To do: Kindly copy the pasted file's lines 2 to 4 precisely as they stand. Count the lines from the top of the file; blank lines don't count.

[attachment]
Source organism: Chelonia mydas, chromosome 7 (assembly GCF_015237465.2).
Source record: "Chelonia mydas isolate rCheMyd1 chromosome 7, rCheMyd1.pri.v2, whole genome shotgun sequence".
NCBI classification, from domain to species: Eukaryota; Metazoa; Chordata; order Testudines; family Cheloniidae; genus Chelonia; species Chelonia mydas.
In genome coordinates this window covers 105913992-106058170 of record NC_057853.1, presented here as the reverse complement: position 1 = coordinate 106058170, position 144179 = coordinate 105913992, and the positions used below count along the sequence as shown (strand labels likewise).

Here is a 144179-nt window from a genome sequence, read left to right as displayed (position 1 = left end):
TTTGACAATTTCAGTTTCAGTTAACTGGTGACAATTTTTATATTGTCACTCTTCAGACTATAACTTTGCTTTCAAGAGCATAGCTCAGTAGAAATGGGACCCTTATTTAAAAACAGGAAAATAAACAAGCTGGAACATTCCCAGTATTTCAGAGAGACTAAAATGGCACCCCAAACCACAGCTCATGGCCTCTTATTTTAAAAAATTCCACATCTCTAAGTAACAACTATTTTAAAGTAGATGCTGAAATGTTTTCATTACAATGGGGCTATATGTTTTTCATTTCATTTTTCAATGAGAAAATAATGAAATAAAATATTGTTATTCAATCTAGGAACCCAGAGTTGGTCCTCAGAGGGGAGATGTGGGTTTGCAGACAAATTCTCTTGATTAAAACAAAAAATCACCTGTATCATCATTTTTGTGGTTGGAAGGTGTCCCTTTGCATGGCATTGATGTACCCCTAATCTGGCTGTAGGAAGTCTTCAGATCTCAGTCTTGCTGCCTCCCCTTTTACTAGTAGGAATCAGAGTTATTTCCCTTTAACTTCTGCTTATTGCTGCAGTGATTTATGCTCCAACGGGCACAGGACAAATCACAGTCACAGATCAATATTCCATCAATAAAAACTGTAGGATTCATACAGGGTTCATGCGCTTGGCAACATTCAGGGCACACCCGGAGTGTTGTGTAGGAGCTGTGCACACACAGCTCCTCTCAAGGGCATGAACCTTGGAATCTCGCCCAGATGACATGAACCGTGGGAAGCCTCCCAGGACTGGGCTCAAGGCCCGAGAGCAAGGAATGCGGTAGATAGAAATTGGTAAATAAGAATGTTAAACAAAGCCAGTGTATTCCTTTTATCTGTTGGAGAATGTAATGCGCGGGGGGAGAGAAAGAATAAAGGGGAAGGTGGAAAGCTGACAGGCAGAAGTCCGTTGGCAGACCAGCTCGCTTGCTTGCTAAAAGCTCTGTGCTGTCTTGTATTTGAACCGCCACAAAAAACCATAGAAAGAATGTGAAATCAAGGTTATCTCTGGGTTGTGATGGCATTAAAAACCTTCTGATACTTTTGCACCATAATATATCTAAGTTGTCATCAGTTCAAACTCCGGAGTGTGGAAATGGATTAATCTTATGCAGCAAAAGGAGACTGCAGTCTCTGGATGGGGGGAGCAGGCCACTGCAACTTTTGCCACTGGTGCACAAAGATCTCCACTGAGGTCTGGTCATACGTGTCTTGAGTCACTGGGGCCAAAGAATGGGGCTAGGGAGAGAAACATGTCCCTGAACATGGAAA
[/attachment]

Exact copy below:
Source record: "Chelonia mydas isolate rCheMyd1 chromosome 7, rCheMyd1.pri.v2, whole genome shotgun sequence".
NCBI classification, from domain to species: Eukaryota; Metazoa; Chordata; order Testudines; family Cheloniidae; genus Chelonia; species Chelonia mydas.
In genome coordinates this window covers 105913992-106058170 of record NC_057853.1, presented here as the reverse complement: position 1 = coordinate 106058170, position 144179 = coordinate 105913992, and the positions used below count along the sequence as shown (strand labels likewise).